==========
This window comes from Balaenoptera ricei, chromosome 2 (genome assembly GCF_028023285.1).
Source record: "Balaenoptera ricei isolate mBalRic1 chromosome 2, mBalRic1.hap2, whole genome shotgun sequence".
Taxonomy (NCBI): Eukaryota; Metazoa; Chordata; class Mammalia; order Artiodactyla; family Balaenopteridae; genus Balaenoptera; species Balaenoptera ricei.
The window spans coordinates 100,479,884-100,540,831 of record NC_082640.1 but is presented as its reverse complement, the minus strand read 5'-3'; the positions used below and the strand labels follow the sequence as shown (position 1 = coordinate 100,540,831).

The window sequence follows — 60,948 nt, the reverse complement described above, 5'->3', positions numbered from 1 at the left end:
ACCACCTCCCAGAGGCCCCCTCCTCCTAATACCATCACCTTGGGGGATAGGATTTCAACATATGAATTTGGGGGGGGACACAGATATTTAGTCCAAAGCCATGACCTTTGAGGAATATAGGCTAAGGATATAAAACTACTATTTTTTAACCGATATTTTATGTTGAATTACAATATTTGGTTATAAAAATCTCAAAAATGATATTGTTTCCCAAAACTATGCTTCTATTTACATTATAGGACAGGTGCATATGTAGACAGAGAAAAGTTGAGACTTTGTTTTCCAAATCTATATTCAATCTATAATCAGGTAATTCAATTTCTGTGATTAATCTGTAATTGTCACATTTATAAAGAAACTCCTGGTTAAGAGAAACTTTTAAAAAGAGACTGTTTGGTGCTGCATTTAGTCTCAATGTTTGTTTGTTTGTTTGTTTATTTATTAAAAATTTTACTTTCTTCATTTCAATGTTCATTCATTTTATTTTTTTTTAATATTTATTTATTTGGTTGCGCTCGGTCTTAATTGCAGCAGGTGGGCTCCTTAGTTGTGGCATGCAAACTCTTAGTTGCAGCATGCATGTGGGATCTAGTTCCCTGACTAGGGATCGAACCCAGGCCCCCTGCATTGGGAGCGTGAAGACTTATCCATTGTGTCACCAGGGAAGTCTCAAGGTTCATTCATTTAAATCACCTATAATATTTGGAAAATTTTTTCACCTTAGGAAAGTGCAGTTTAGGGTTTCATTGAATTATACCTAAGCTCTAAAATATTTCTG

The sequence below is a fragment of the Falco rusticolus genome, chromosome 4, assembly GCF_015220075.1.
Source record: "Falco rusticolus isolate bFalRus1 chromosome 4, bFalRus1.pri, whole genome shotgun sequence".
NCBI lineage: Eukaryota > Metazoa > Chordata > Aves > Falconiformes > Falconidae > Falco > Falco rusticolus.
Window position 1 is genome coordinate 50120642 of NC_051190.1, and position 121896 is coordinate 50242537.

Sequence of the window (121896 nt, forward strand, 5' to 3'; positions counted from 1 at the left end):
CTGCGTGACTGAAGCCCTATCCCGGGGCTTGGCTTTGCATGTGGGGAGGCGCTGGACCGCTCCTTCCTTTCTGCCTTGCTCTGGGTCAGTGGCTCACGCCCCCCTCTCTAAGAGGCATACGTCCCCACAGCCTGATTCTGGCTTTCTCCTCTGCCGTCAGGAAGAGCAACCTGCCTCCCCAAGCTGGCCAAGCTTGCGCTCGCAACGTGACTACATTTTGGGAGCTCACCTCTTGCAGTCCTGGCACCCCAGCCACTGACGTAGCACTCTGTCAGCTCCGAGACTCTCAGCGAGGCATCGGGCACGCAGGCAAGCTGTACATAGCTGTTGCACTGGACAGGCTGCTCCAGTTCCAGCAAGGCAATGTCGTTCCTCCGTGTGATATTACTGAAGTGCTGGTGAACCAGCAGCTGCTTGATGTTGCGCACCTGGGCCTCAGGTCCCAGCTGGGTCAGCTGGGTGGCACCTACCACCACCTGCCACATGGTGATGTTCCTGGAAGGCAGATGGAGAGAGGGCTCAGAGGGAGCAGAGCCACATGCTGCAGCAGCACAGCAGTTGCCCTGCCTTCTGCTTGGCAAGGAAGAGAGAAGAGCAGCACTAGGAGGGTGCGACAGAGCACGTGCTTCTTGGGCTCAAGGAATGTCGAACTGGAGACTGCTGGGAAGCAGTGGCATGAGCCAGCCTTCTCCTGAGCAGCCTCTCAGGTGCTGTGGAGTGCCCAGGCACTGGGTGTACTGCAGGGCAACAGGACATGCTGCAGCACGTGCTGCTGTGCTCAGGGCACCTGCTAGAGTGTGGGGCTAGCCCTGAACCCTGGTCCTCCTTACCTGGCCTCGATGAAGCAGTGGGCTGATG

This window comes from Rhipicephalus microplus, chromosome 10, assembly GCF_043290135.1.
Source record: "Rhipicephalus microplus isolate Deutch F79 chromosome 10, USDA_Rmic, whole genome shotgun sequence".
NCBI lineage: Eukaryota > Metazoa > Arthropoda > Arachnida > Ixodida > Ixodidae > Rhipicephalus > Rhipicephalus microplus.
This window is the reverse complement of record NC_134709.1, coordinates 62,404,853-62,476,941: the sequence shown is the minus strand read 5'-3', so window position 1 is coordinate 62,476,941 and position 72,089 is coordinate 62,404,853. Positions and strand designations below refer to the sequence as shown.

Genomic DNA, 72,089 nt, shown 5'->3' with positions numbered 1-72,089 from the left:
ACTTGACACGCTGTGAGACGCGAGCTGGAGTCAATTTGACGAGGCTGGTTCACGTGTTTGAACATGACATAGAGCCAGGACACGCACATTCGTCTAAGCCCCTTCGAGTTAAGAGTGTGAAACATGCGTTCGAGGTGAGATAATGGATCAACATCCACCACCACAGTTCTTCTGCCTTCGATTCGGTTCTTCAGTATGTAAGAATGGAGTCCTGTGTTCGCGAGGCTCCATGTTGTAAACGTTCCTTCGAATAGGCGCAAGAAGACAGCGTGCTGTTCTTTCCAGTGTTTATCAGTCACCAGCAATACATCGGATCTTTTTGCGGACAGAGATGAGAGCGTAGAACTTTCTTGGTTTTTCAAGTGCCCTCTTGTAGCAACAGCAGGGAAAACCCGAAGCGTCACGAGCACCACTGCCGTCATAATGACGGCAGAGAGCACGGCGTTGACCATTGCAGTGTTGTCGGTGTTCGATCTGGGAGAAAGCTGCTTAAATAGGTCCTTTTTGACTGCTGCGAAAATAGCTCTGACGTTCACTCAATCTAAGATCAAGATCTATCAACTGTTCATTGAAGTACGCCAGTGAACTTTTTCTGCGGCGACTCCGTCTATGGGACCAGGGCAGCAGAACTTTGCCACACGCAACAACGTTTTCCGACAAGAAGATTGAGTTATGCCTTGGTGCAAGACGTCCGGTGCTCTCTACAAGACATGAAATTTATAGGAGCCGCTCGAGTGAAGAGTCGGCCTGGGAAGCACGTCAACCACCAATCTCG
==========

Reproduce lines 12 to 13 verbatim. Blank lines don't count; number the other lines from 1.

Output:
CTGCGTGACTGAAGCCCTATCCCGGGGCTTGGCTTTGCATGTGGGGAGGCGCTGGACCGCTCCTTCCTTTCTGCCTTGCTCTGGGTCAGTGGCTCACGCCCCCCTCTCTAAGAGGCATACGTCCCCACAGCCTGATTCTGGCTTTCTCCTCTGCCGTCAGGAAGAGCAACCTGCCTCCCCAAGCTGGCCAAGCTTGCGCTCGCAACGTGACTACATTTTGGGAGCTCACCTCTTGCAGTCCTGGCACCCCAGCCACTGACGTAGCACTCTGTCAGCTCCGAGACTCTCAGCGAGGCATCGGGCACGCAGGCAAGCTGTACATAGCTGTTGCACTGGACAGGCTGCTCCAGTTCCAGCAAGGCAATGTCGTTCCTCCGTGTGATATTACTGAAGTGCTGGTGAACCAGCAGCTGCTTGATGTTGCGCACCTGGGCCTCAGGTCCCAGCTGGGTCAGCTGGGTGGCACCTACCACCACCTGCCACATGGTGATGTTCCTGGAAGGCAGATGGAGAGAGGGCTCAGAGGGAGCAGAGCCACATGCTGCAGCAGCACAGCAGTTGCCCTGCCTTCTGCTTGGCAAGGAAGAGAGAAGAGCAGCACTAGGAGGGTGCGACAGAGCACGTGCTTCTTGGGCTCAAGGAATGTCGAACTGGAGACTGCTGGGAAGCAGTGGCATGAGCCAGCCTTCTCCTGAGCAGCCTCTCAGGTGCTGTGGAGTGCCCAGGCACTGGGTGTACTGCAGGGCAACAGGACATGCTGCAGCACGTGCTGCTGTGCTCAGGGCACCTGCTAGAGTGTGGGGCTAGCCCTGAACCCTGGTCCTCCTTACCTGGCCTCGATGAAGCAGTGGGCTGATG

This window comes from Rhipicephalus microplus, chromosome 10, assembly GCF_043290135.1.